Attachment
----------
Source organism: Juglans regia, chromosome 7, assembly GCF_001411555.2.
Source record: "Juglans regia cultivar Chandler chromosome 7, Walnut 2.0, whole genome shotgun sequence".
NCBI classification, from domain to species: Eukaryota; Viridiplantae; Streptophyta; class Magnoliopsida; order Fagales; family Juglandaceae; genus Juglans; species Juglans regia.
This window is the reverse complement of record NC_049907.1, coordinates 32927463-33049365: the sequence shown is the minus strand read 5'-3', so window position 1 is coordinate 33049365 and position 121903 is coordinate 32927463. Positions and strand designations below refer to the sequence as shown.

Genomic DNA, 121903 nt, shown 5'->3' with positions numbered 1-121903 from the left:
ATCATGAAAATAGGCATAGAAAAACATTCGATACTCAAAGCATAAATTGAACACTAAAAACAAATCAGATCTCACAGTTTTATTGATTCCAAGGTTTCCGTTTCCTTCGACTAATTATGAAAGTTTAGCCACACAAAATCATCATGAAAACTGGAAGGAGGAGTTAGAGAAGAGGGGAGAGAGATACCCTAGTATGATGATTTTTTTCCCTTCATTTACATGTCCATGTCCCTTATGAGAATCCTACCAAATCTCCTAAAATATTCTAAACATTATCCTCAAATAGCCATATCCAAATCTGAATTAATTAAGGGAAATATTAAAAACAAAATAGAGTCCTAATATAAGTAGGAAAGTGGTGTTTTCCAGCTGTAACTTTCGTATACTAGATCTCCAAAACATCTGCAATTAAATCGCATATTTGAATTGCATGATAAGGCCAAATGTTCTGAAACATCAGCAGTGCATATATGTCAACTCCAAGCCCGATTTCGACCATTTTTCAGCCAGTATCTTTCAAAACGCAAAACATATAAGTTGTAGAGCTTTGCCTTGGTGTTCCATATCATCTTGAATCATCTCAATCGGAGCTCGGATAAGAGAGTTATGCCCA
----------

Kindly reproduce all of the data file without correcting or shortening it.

Source organism: Juglans regia, chromosome 7, assembly GCF_001411555.2.
Source record: "Juglans regia cultivar Chandler chromosome 7, Walnut 2.0, whole genome shotgun sequence".
NCBI classification, from domain to species: Eukaryota; Viridiplantae; Streptophyta; class Magnoliopsida; order Fagales; family Juglandaceae; genus Juglans; species Juglans regia.
This window is the reverse complement of record NC_049907.1, coordinates 32927463-33049365: the sequence shown is the minus strand read 5'-3', so window position 1 is coordinate 33049365 and position 121903 is coordinate 32927463. Positions and strand designations below refer to the sequence as shown.

Genomic DNA, 121903 nt, shown 5'->3' with positions numbered 1-121903 from the left:
ATCATGAAAATAGGCATAGAAAAACATTCGATACTCAAAGCATAAATTGAACACTAAAAACAAATCAGATCTCACAGTTTTATTGATTCCAAGGTTTCCGTTTCCTTCGACTAATTATGAAAGTTTAGCCACACAAAATCATCATGAAAACTGGAAGGAGGAGTTAGAGAAGAGGGGAGAGAGATACCCTAGTATGATGATTTTTTTCCCTTCATTTACATGTCCATGTCCCTTATGAGAATCCTACCAAATCTCCTAAAATATTCTAAACATTATCCTCAAATAGCCATATCCAAATCTGAATTAATTAAGGGAAATATTAAAAACAAAATAGAGTCCTAATATAAGTAGGAAAGTGGTGTTTTCCAGCTGTAACTTTCGTATACTAGATCTCCAAAACATCTGCAATTAAATCGCATATTTGAATTGCATGATAAGGCCAAATGTTCTGAAACATCAGCAGTGCATATATGTCAACTCCAAGCCCGATTTCGACCATTTTTCAGCCAGTATCTTTCAAAACGCAAAACATATAAGTTGTAGAGCTTTGCCTTGGTGTTCCATATCATCTTGAATCATCTCAATCGGAGCTCGGATAAGAGAGTTATGCCCA